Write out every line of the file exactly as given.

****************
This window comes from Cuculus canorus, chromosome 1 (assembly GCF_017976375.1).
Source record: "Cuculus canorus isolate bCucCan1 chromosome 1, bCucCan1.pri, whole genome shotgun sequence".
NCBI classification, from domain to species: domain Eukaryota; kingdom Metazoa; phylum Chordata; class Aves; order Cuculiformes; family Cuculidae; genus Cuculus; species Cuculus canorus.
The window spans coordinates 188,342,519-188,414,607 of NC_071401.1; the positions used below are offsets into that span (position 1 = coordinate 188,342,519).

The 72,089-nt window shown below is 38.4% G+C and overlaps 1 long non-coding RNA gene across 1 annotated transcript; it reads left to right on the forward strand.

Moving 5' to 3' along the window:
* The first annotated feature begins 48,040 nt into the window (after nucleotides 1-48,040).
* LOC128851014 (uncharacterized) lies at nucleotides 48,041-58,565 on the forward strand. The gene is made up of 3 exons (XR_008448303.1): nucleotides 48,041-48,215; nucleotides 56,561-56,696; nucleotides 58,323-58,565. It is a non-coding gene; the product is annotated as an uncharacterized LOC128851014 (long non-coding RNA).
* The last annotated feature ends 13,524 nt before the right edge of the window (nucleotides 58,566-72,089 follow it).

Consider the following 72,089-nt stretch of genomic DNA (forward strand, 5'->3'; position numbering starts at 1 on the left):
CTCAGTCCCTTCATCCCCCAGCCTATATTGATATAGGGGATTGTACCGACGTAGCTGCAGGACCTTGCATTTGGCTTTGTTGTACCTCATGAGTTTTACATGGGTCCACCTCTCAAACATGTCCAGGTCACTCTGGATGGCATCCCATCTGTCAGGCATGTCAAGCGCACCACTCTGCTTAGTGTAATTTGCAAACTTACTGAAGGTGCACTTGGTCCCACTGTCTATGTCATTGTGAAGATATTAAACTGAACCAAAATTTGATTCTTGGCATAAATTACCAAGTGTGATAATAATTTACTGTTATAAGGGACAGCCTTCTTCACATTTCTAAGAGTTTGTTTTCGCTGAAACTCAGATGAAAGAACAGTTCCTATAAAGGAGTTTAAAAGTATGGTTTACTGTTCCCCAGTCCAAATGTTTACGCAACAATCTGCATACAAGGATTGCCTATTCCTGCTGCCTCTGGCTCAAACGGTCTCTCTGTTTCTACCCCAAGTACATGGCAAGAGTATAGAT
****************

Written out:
This window comes from Cuculus canorus, chromosome 1 (assembly GCF_017976375.1).
Source record: "Cuculus canorus isolate bCucCan1 chromosome 1, bCucCan1.pri, whole genome shotgun sequence".
NCBI classification, from domain to species: domain Eukaryota; kingdom Metazoa; phylum Chordata; class Aves; order Cuculiformes; family Cuculidae; genus Cuculus; species Cuculus canorus.
The window spans coordinates 188,342,519-188,414,607 of NC_071401.1; the positions used below are offsets into that span (position 1 = coordinate 188,342,519).

The 72,089-nt window shown below is 38.4% G+C and overlaps 1 long non-coding RNA gene across 1 annotated transcript; it reads left to right on the forward strand.

Moving 5' to 3' along the window:
* The first annotated feature begins 48,040 nt into the window (after nucleotides 1-48,040).
* LOC128851014 (uncharacterized) lies at nucleotides 48,041-58,565 on the forward strand. The gene is made up of 3 exons (XR_008448303.1): nucleotides 48,041-48,215; nucleotides 56,561-56,696; nucleotides 58,323-58,565. It is a non-coding gene; the product is annotated as an uncharacterized LOC128851014 (long non-coding RNA).
* The last annotated feature ends 13,524 nt before the right edge of the window (nucleotides 58,566-72,089 follow it).

Consider the following 72,089-nt stretch of genomic DNA (forward strand, 5'->3'; position numbering starts at 1 on the left):
CTCAGTCCCTTCATCCCCCAGCCTATATTGATATAGGGGATTGTACCGACGTAGCTGCAGGACCTTGCATTTGGCTTTGTTGTACCTCATGAGTTTTACATGGGTCCACCTCTCAAACATGTCCAGGTCACTCTGGATGGCATCCCATCTGTCAGGCATGTCAAGCGCACCACTCTGCTTAGTGTAATTTGCAAACTTACTGAAGGTGCACTTGGTCCCACTGTCTATGTCATTGTGAAGATATTAAACTGAACCAAAATTTGATTCTTGGCATAAATTACCAAGTGTGATAATAATTTACTGTTATAAGGGACAGCCTTCTTCACATTTCTAAGAGTTTGTTTTCGCTGAAACTCAGATGAAAGAACAGTTCCTATAAAGGAGTTTAAAAGTATGGTTTACTGTTCCCCAGTCCAAATGTTTACGCAACAATCTGCATACAAGGATTGCCTATTCCTGCTGCCTCTGGCTCAAACGGTCTCTCTGTTTCTACCCCAAGTACATGGCAAGAGTATAGAT